Maldonado’s family farm settles tax bill with IRS
The lieutenant governor’s brother and father paid $111,146 in back taxes Monday but said they were doing so “under protest” because they dispute the charge.
California Lt. Gov. Abel Maldonado’s family farm paid $111,146 in back taxes Monday, following reports in The Times that the federal government had placed a lien on the business.
Maldonado’s campaign manager sent media organizations a copy of an IRS lien release Monday afternoon, saying the document had been obtained earlier in the day after a representative of the Maldonado farm delivered a check to the IRS offices in Santa Maria.
Accompanying the lien was a statement that said Maldonado “advocated paying the IRS bill off as soon as it was presented,” but he was outvoted by the other two board members of Agro-Jal Farming Enterprises: his father and his brother.
The statement, from the lieutenant governor’s brother Frank, said the company paid the tax “under protest” because it disputes the charges. But he and his father decided to pay the tax to avoid more bad publicity.
“What two of us failed to realize was that even if Agro-Jal’s actions were 100% proper, the lien filed while we were disputing the bill would cause great political embarrassment to Abel,” the statement said.
Maldonado’s campaign manager, Brandon Gesicki, said the tax dispute involves use of about a dozen Ford F-150 pickup trucks driven by company officers, including Maldonado’s father, mother and sister. The federal government contended that the trucks were being used as personal vehicles and demanded that the company pay taxes on them like other forms of employee compensation, Gesicki said.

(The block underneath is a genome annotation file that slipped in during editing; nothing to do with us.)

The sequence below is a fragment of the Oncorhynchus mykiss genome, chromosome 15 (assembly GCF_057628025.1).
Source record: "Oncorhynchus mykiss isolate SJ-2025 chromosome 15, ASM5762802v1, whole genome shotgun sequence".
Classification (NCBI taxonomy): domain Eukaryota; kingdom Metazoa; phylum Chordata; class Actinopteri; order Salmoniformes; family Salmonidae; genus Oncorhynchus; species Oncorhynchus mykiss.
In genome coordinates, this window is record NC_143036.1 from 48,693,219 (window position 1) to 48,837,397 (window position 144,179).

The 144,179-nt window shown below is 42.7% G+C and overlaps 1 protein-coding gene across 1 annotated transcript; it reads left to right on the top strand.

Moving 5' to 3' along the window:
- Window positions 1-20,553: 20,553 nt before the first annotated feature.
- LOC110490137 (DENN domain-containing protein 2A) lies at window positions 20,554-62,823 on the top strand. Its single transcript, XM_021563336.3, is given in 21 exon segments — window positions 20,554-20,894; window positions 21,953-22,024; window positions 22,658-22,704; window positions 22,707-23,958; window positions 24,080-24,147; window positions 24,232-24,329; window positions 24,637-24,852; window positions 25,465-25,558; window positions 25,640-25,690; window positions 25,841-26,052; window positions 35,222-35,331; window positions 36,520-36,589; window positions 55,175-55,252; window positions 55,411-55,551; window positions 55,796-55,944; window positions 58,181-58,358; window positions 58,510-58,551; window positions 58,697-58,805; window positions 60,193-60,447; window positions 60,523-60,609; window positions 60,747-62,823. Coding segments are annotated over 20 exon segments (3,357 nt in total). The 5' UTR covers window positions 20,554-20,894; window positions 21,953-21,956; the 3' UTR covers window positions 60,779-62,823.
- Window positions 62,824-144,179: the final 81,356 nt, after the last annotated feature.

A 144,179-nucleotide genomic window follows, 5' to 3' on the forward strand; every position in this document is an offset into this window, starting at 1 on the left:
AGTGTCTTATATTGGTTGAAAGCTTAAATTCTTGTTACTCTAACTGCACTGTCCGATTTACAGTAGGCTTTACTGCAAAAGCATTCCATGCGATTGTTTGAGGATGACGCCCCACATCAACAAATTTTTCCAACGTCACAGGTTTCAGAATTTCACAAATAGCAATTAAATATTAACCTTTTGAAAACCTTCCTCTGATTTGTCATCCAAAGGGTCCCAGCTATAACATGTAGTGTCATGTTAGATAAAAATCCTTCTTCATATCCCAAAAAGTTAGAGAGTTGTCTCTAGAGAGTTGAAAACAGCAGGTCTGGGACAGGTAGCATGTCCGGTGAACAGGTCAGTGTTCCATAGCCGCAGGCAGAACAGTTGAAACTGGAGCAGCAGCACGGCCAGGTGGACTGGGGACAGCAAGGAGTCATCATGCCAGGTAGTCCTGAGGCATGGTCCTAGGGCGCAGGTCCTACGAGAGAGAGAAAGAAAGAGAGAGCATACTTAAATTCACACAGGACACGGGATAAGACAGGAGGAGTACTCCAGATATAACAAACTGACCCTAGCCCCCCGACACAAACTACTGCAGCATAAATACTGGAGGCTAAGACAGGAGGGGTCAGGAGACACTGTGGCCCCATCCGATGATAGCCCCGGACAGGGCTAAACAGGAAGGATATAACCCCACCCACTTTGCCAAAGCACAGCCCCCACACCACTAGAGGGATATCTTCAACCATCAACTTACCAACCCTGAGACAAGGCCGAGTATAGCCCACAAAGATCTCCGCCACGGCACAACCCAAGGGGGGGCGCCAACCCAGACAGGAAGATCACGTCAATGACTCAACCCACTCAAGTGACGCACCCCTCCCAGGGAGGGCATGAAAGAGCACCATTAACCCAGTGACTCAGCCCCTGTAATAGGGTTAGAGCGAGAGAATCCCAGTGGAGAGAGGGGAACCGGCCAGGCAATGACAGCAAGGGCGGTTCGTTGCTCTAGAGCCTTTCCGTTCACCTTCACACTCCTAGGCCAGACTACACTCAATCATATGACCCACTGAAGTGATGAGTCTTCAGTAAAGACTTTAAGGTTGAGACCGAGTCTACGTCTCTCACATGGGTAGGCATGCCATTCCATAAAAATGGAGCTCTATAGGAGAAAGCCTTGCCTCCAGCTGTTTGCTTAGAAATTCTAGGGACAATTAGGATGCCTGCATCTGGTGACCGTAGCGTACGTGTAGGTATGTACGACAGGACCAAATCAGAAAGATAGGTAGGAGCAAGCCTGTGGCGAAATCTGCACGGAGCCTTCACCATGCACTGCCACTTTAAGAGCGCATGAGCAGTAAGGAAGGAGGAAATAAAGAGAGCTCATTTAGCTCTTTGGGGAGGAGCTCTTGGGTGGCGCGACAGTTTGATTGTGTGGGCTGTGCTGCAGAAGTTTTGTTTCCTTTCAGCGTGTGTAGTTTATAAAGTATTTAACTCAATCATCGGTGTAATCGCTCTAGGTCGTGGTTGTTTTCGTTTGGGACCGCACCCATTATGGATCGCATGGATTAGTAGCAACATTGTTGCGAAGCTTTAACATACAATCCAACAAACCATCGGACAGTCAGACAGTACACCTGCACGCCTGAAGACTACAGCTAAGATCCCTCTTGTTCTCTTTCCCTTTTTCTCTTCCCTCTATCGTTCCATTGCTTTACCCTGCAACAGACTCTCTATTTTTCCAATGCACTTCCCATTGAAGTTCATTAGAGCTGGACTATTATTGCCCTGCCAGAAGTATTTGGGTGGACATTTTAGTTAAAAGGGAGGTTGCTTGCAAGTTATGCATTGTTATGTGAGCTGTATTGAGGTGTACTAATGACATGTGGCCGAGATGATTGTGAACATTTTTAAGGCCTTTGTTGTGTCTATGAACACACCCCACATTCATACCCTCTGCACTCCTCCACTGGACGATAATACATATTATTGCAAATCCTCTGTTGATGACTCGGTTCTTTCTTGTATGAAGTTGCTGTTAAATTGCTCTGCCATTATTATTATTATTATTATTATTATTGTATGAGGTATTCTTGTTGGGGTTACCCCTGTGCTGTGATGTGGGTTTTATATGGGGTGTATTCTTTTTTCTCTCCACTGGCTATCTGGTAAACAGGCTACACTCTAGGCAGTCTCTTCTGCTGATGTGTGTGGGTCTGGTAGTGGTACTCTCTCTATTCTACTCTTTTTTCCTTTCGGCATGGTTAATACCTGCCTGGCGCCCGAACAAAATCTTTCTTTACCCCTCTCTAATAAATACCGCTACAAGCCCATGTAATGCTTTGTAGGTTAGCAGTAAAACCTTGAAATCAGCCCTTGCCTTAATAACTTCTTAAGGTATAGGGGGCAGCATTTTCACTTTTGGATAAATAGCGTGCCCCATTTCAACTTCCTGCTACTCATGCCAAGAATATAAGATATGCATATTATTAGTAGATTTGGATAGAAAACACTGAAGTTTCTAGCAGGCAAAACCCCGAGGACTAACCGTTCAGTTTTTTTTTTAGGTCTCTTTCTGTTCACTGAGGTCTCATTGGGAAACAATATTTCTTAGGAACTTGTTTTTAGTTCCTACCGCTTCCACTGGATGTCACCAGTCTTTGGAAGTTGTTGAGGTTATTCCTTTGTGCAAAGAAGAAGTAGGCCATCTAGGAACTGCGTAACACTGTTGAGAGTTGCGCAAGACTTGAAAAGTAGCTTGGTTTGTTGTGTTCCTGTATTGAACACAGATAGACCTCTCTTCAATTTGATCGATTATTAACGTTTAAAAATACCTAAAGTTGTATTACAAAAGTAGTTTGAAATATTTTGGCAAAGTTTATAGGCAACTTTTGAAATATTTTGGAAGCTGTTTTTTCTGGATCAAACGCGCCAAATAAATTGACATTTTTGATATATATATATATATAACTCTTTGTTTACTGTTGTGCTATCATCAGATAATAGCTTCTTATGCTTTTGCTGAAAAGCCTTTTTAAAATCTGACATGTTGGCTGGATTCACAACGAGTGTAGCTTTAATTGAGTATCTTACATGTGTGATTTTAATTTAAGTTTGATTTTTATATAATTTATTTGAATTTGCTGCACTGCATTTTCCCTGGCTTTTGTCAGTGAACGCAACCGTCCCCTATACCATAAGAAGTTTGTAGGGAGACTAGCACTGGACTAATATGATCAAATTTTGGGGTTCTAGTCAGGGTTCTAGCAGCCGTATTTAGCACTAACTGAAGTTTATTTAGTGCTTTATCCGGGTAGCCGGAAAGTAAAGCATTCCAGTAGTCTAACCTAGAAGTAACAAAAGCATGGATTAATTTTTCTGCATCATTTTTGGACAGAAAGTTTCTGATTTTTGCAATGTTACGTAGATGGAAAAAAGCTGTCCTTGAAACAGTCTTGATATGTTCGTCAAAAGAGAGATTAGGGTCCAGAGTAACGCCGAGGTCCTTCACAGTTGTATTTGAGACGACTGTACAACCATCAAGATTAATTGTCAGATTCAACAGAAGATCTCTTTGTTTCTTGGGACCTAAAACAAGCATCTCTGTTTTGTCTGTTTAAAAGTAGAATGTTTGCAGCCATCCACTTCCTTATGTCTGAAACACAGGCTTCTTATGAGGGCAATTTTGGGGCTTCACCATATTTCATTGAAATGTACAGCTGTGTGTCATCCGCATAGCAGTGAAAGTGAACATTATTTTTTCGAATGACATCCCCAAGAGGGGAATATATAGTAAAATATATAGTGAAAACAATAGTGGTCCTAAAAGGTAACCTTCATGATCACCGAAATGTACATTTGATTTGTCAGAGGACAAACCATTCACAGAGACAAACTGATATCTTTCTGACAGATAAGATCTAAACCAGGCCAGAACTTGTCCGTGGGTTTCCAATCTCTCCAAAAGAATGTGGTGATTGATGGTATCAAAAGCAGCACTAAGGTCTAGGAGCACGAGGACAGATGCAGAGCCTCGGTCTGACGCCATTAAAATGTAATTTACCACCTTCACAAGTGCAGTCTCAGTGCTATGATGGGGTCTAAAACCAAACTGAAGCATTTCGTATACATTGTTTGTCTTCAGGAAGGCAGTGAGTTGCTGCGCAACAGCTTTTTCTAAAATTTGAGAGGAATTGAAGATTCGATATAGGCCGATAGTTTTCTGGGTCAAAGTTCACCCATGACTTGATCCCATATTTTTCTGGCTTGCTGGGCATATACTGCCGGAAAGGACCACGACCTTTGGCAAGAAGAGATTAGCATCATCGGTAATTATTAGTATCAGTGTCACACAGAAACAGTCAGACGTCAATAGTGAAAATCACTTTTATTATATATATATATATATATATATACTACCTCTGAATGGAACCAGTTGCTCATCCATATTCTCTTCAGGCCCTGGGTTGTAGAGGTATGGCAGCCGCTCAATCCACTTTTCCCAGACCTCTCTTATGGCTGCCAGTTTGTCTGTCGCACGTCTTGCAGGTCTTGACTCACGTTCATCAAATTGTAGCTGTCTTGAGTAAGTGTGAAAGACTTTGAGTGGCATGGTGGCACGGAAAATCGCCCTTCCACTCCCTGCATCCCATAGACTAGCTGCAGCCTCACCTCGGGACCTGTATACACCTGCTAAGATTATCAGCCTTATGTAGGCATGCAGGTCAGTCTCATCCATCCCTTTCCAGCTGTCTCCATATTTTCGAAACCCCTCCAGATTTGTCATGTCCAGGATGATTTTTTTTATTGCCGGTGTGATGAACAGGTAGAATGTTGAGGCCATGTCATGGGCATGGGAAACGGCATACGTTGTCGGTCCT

The company argues that the trucks are being used for business purposes, Gesicki said.
An IRS spokesman said he could not authenticate the lien release late Monday because the Cincinnati office responsible for verifying such documents was closed for the day.
The IRS filed the lien April 13, two weeks before Gov. Arnold Schwarzenegger swore in Maldonado as the state’s second highest-ranking public official. The action marked the ninth time since 1992 that federal, state or local tax collectors had resorted to liens against the business in an effort to compel payments totaling more than $240,000, public records show.
Schwarzenegger appointed Maldonado lieutenant governor after the office was left vacant by John Garamendi’s election to Congress. Maldonado, a Republican, is running for reelection in November against Democratic San Francisco Mayor Gavin Newsom.